While serving mainly as the Milwaukee Brewers’ backup first baseman, Eric Thames has put up somewhat respectable numbers. Is it time to start giving him more starts in place of Jesus Aguilar?
Eric Thames gave Brewer fans hope for a series tie on Sunday when he banged a three-run homer in the eighth inning off of the Dodgers’ normally dominant closer Kenley Jansen to tie the game 5-5. The Milwaukee Brewers would go on to lose the game, but that home run begs a question: does Thames have more playing time in his near future?
How’s Jesus Aguilar performed this year?
After a breakout season that saw Jesus Aguilar earn a spot in the All Star Game and Home Run Derby, the 28-year-old entered the season with a firm grip on the starting first baseman job and that’s exactly how things have shaken out. Aguilar has been the team’s primary starter at first base as he has started 18 of the team’s 23 games, while Thames has started the other five games at first with an additional start at designated hitter.
Unfortunately Aguilar has been in quite the slump so far to start the season. After another 0-for-4 performance on Sunday where he also stranded four runners on base, Aguilar now has a lowly slash line of .136/.237/.167 with 17 strikeouts and just nine walks in 20 games. After hitting 35 home runs and collecting 108 RBIs during last year’s breakout campaign, he has just five RBIs and hasn’t hit a home run yet in 2019.
What’s the case for Thames?
Milwaukee Brewers manager Craig Counsell has stated that he’s willing to let Aguilar work through his struggles. But looking at the numbers, Thames should receive more playing time in the near future.
Thames’ stats this year have been relatively solid. After Sunday’s pinch hit appearance, the slugger raised his own slash line to .270/.300/.595. His K/BB ratio leaves a ton to be desired with 17 strikeouts to just one walk, but he has been much more effective as a run producer with four home runs and 11 RBIs so far this year.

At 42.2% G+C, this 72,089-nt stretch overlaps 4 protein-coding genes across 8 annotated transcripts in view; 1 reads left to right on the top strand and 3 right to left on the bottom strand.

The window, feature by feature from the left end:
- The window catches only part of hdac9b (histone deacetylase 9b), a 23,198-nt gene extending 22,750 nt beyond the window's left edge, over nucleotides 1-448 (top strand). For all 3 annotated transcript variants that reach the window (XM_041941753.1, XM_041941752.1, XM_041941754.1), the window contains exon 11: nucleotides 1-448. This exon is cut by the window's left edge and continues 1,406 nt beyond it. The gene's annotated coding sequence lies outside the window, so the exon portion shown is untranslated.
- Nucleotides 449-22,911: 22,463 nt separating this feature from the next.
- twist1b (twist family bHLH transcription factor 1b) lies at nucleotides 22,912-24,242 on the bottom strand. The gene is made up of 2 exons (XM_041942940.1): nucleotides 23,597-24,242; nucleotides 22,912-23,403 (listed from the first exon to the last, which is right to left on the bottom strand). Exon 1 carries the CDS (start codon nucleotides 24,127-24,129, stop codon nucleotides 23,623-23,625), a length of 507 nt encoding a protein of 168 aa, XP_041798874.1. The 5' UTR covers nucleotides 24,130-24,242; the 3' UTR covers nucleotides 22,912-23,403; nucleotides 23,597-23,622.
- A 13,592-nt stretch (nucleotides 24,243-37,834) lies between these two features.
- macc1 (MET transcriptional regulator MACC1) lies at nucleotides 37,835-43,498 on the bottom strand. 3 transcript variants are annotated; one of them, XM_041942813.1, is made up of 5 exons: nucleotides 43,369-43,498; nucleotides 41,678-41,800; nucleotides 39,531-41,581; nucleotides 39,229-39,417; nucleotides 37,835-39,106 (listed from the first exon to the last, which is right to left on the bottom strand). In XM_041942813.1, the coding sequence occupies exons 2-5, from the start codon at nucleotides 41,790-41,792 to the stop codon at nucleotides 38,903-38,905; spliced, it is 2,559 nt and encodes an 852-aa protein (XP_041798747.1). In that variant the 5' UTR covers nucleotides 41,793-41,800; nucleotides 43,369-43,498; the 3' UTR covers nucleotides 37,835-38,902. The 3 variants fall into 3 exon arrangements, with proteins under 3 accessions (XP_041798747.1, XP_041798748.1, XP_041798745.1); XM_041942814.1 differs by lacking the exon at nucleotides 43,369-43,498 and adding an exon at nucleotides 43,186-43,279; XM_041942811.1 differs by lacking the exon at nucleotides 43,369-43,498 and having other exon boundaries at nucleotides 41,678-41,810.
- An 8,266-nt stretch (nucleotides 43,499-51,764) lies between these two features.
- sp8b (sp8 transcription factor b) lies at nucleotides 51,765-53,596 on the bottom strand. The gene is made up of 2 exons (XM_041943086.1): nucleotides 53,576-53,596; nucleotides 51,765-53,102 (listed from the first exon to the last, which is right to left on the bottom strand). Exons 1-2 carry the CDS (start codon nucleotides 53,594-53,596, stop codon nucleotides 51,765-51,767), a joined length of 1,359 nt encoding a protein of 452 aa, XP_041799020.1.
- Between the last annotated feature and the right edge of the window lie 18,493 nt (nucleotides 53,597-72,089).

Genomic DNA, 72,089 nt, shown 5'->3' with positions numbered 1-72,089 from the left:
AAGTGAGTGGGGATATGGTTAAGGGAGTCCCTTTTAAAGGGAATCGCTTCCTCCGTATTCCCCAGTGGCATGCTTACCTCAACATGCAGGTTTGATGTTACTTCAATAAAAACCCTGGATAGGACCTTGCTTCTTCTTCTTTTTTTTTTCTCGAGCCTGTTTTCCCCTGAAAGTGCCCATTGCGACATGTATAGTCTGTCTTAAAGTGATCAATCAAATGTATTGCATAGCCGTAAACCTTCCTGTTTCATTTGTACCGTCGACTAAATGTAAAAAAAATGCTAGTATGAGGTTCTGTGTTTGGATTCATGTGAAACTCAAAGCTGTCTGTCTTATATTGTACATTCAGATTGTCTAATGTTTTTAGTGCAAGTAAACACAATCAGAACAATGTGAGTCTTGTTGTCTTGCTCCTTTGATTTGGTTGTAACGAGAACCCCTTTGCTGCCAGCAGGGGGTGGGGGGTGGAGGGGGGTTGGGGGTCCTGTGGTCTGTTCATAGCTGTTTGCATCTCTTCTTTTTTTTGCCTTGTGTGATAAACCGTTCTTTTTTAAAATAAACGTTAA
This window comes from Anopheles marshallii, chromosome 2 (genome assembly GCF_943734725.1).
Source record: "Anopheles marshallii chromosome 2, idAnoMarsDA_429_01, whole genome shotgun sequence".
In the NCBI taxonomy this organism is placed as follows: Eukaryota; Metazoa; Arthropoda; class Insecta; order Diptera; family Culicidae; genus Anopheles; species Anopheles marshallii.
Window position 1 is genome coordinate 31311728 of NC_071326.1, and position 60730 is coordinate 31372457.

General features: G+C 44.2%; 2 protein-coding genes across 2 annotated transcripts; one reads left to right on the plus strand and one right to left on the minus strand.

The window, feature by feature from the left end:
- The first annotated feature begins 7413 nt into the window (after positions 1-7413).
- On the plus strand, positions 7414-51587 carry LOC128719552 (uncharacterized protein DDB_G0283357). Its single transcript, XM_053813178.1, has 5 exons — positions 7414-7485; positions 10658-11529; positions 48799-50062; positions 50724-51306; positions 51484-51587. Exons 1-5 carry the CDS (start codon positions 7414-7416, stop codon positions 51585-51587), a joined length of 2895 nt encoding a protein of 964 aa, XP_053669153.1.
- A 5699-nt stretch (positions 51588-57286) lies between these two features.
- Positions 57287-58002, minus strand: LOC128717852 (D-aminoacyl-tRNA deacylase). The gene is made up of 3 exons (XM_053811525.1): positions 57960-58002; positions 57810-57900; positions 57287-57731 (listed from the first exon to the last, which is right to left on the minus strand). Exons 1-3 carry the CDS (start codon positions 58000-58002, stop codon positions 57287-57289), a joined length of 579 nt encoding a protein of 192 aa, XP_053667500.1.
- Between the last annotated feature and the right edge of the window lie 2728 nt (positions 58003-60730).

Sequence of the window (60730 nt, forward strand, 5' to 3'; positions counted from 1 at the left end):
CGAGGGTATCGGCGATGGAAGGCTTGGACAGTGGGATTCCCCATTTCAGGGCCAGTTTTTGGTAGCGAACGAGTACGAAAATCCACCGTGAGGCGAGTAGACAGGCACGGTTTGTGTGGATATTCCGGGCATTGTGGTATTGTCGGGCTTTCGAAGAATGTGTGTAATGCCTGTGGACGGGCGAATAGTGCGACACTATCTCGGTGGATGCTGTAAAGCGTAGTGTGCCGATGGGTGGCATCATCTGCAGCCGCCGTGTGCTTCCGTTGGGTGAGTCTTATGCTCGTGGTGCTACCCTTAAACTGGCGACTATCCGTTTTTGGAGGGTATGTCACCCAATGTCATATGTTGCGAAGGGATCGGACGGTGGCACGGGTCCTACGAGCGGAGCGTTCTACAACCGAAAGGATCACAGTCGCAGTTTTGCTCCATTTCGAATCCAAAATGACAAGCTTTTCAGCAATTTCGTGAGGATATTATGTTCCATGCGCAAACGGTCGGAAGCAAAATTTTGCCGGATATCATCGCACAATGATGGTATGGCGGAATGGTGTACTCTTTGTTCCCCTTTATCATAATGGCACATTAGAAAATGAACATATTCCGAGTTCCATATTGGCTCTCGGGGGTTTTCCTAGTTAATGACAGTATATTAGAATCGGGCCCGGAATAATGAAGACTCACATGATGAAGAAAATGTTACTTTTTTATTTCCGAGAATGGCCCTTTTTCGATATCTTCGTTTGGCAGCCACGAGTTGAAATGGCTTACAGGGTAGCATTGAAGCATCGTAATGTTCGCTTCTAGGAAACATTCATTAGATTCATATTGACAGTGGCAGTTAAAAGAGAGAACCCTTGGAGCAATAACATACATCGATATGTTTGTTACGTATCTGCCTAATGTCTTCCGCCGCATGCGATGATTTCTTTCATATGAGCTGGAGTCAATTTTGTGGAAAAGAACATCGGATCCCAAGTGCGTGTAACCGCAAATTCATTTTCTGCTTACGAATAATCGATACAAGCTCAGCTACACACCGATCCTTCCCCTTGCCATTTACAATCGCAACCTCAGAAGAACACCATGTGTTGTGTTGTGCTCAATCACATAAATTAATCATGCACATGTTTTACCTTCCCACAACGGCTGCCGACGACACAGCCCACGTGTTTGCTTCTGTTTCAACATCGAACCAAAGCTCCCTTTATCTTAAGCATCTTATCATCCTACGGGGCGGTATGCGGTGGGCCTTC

The difference in quality of contact further supports why Thames being in the lineup more could provide a boost to the offense. Going into Sunday’s game, Thames was connecting with pitches at a 45% hard contact rate and just a 5% soft contact rate according to FanGraphs. Aguilar, on the other hand, has had just 39.1% hard contact and 21.7% soft contact. So when given the chance, Thames is putting the ball on the bat much more solidly.
The answer to the playing time balance could be to just switch to a straight up platoon. Aguilar’s career splits versus left-handed pitchers as opposed to right-handed pitchers are relatively similar while Thames’ are more varied. Thames has a solid .252/.332/.485 slash line against righties as opposed to a less than stellar .203/.262/.395 against lefties.
Thames’ numbers aren’t exactly putting him All Star Game consideration. But given the teams woes in the middle of the order with Aguilar, Travis Shaw and Ryan Braun, any amount of added offense would be a sight for sore eyes among Brewers fans.
Counsell may just prefer to continue to have Aguilar work through his early season struggles. But if the Brewer manager wants production out of the middle of his lineup, it may be time to work in more of Thames sooner rather than later.